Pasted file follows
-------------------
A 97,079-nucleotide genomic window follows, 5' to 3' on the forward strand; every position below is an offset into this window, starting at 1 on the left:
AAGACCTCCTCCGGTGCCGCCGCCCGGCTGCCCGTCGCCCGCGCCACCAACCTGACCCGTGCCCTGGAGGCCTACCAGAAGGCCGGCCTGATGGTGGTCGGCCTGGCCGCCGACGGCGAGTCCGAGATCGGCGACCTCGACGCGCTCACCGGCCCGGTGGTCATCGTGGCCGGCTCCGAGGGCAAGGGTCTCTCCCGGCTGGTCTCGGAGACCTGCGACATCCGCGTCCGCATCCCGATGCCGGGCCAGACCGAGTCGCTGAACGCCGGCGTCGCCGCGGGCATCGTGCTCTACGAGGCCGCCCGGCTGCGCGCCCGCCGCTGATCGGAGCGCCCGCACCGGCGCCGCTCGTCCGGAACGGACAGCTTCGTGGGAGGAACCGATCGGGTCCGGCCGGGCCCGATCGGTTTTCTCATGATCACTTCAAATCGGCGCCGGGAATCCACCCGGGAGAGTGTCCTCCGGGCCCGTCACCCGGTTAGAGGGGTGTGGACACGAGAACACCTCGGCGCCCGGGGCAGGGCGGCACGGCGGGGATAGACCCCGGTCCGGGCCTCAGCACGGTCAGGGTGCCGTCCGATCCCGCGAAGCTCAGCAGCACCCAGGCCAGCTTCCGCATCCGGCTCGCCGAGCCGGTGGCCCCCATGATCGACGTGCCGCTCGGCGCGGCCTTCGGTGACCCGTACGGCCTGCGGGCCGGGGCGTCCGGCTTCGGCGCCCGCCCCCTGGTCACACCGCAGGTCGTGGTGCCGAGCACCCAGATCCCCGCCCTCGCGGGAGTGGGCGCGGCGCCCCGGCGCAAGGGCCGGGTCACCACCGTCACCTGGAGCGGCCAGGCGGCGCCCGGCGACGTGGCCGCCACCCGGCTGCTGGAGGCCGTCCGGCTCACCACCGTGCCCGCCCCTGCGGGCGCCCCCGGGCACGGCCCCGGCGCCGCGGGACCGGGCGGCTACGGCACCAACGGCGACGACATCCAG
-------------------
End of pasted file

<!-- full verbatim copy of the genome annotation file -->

A 97,079-nucleotide genomic window follows, 5' to 3' on the forward strand; every position below is an offset into this window, starting at 1 on the left:
AAGACCTCCTCCGGTGCCGCCGCCCGGCTGCCCGTCGCCCGCGCCACCAACCTGACCCGTGCCCTGGAGGCCTACCAGAAGGCCGGCCTGATGGTGGTCGGCCTGGCCGCCGACGGCGAGTCCGAGATCGGCGACCTCGACGCGCTCACCGGCCCGGTGGTCATCGTGGCCGGCTCCGAGGGCAAGGGTCTCTCCCGGCTGGTCTCGGAGACCTGCGACATCCGCGTCCGCATCCCGATGCCGGGCCAGACCGAGTCGCTGAACGCCGGCGTCGCCGCGGGCATCGTGCTCTACGAGGCCGCCCGGCTGCGCGCCCGCCGCTGATCGGAGCGCCCGCACCGGCGCCGCTCGTCCGGAACGGACAGCTTCGTGGGAGGAACCGATCGGGTCCGGCCGGGCCCGATCGGTTTTCTCATGATCACTTCAAATCGGCGCCGGGAATCCACCCGGGAGAGTGTCCTCCGGGCCCGTCACCCGGTTAGAGGGGTGTGGACACGAGAACACCTCGGCGCCCGGGGCAGGGCGGCACGGCGGGGATAGACCCCGGTCCGGGCCTCAGCACGGTCAGGGTGCCGTCCGATCCCGCGAAGCTCAGCAGCACCCAGGCCAGCTTCCGCATCCGGCTCGCCGAGCCGGTGGCCCCCATGATCGACGTGCCGCTCGGCGCGGCCTTCGGTGACCCGTACGGCCTGCGGGCCGGGGCGTCCGGCTTCGGCGCCCGCCCCCTGGTCACACCGCAGGTCGTGGTGCCGAGCACCCAGATCCCCGCCCTCGCGGGAGTGGGCGCGGCGCCCCGGCGCAAGGGCCGGGTCACCACCGTCACCTGGAGCGGCCAGGCGGCGCCCGGCGACGTGGCCGCCACCCGGCTGCTGGAGGCCGTCCGGCTCACCACCGTGCCCGCCCCTGCGGGCGCCCCCGGGCACGGCCCCGGCGCCGCGGGACCGGGCGGCTACGGCACCAACGGCGACGACATCCAG